Well Played is a concept of providing in-depth close readings of video games that parse out the various meanings to be found through the experience of playing a game. Around Halloween in 2020, the Well Played Journal started its 10th volume. Looking back, the first “well played” presentation and article was in 2003, with the first book coming out in 2009, and the first journal issue released in 2011.
Thinking of Well Played during the pandemic underscored how games have been a part of our experiences, and the value and role games have had in people’s lives this past year or so.This Well Played retrospective, along with companion essays on games during the pandemic, capture a critical history of Well Played and highlight how much games can matter in our lives. The retrospective essays and the pandemic essays have resonant themes, so we’ve woven them together to share a written tapestry of Well Played and games, value, and meaning.
In this collection of over 20 pieces of original contemporaneous reporting and analysis, veteran game journalist Kyle Orland takes a look back at gaming’s “awkward adolescence” in the early 2000s. In doing so, he examines the technological, cultural, and business forces that were roiling the industry during this important transition period, gleaning modern lessons from a time when video games were growing out of their “kids stuff” image and into a global entertainment powerhouse.
Well Played (Vol. 10, No. 2)
This special issue of Well Played examines playable theater.
Playable theatre, simply put, is live performance that integrates meaningful audience agency, where participants have some kind of perceivable and transformative impact on the experience. Playable theatre can take a variety of forms, from immersive and participatory theatre, to live action roleplaying (larping), to pervasive alternate reality games, to escape rooms with live actors, to interactive theme park experiences, to some of the mediated live performances that have become commonplace in the age of COVID-19.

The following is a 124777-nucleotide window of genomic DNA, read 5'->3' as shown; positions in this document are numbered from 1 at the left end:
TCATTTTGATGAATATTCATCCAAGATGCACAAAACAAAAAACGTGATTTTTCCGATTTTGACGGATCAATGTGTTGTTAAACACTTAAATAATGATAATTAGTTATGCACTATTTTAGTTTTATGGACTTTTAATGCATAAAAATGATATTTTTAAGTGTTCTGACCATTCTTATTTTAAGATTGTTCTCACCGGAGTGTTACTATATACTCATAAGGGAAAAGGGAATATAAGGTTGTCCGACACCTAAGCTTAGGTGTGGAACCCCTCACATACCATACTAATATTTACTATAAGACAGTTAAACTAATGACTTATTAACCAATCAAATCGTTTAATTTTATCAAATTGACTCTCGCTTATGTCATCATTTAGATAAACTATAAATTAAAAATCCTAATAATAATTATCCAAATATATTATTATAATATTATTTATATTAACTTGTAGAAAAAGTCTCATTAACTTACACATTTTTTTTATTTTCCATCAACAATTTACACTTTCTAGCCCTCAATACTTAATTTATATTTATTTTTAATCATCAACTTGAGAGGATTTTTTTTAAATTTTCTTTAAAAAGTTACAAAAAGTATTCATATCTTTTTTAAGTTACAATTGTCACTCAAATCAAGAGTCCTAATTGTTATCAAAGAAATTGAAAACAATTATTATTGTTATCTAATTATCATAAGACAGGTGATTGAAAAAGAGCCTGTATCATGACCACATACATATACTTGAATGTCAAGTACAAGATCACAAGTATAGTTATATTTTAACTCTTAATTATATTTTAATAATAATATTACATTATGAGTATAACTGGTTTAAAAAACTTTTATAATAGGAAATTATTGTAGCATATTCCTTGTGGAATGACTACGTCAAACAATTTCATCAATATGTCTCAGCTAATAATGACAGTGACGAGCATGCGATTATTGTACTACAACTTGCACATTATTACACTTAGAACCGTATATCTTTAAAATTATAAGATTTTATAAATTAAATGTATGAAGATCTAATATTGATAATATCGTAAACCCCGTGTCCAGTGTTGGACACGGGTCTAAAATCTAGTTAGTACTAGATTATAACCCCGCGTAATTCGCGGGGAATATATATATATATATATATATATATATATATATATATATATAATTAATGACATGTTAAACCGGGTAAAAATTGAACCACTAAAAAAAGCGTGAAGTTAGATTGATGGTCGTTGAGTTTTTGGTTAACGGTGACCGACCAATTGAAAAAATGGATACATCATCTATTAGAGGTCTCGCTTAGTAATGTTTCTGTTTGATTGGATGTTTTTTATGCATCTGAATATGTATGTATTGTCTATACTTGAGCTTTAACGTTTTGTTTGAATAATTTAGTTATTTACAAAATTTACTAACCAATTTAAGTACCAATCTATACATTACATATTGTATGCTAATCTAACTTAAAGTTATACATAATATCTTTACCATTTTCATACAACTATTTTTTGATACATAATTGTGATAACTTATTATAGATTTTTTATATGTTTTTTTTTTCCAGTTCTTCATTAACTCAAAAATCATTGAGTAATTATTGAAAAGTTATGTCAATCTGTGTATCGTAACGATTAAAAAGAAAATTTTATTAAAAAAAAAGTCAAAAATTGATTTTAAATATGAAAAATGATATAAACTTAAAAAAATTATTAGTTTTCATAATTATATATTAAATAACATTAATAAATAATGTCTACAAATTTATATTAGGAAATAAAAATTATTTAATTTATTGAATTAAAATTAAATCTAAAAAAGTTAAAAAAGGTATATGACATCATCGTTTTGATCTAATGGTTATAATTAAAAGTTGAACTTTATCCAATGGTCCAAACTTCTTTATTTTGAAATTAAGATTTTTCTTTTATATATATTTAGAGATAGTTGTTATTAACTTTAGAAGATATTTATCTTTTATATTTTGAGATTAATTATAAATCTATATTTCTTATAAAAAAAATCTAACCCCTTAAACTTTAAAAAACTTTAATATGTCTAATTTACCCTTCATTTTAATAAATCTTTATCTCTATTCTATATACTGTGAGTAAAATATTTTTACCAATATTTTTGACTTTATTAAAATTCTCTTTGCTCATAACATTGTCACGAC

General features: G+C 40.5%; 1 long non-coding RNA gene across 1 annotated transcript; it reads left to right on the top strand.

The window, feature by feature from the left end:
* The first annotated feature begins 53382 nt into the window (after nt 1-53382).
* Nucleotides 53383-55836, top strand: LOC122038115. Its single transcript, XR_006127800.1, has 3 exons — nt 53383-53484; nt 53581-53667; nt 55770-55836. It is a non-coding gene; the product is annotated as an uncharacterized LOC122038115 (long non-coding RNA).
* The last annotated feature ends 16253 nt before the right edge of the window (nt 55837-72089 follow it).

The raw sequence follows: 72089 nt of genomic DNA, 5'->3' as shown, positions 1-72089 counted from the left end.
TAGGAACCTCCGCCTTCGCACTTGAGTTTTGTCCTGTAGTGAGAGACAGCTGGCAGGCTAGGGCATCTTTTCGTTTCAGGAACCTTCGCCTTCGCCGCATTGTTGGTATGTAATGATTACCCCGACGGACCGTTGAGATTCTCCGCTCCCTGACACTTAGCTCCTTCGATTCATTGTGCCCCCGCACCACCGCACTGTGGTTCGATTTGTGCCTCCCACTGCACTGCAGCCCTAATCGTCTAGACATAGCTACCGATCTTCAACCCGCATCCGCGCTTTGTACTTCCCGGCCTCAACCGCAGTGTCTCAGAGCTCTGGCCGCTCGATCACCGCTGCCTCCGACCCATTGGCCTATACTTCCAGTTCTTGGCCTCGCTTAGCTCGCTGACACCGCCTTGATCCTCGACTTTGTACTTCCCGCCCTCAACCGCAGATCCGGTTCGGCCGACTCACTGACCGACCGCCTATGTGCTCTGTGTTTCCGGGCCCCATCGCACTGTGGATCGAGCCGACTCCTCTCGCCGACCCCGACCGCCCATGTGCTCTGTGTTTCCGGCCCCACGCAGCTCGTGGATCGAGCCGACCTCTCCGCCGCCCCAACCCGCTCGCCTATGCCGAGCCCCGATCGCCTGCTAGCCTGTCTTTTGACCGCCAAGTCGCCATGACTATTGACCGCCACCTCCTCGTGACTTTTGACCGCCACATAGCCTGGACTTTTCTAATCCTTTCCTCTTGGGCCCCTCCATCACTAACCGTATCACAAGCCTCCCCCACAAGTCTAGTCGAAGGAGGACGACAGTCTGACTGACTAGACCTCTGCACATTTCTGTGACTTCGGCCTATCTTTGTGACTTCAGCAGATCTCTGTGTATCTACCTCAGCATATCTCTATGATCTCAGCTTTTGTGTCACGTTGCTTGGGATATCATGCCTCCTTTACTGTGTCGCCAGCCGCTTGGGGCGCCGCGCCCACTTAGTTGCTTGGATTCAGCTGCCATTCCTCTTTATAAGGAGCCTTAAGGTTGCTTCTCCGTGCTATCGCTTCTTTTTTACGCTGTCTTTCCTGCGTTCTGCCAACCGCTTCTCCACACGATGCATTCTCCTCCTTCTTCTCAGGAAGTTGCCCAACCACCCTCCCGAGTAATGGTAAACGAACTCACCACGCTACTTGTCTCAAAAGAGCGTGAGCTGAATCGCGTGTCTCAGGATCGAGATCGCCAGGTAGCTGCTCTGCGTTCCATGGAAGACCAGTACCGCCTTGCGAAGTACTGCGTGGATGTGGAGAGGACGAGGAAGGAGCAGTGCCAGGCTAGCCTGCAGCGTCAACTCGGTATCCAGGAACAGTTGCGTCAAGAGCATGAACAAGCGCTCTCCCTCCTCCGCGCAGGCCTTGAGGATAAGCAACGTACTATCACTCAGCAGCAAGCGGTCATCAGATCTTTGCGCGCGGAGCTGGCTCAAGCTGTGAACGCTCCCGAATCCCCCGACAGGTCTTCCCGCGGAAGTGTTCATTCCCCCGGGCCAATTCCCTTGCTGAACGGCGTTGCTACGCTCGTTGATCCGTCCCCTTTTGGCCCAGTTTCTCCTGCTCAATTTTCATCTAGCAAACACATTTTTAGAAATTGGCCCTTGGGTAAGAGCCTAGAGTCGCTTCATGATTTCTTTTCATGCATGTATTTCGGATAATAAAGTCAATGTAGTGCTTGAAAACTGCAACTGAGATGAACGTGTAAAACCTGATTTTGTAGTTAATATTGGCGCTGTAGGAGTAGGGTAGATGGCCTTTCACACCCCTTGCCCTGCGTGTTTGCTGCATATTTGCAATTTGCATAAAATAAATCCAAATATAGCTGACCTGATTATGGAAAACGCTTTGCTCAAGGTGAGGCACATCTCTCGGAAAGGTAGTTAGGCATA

For a companion to the retrospective, we invite authors to submit essays that articulate how games have been a part of their pandemic experience, and the value and role games have had in their lives this past year. By analyzing these gameplay experiences, we hope to highlight how much games can matter.
The ETC Press is proud to announce the release of Well Played Retrospective: The Past, Pandemic and Future of Video Games, Value and Meaning, edited by Drew Davidson, Ira Fay, Clara Fernandez-Vara, Jane Pinckard, & John Sharp.
The ETC Press is proud to announce the release of the Teaching the Game: A collection of syllabi for game design, development, and implementation, Vol. 1 & Vol. 2, edited by Richard E. Ferdig, Emily Baumgartner, & Enrico Gandolfi.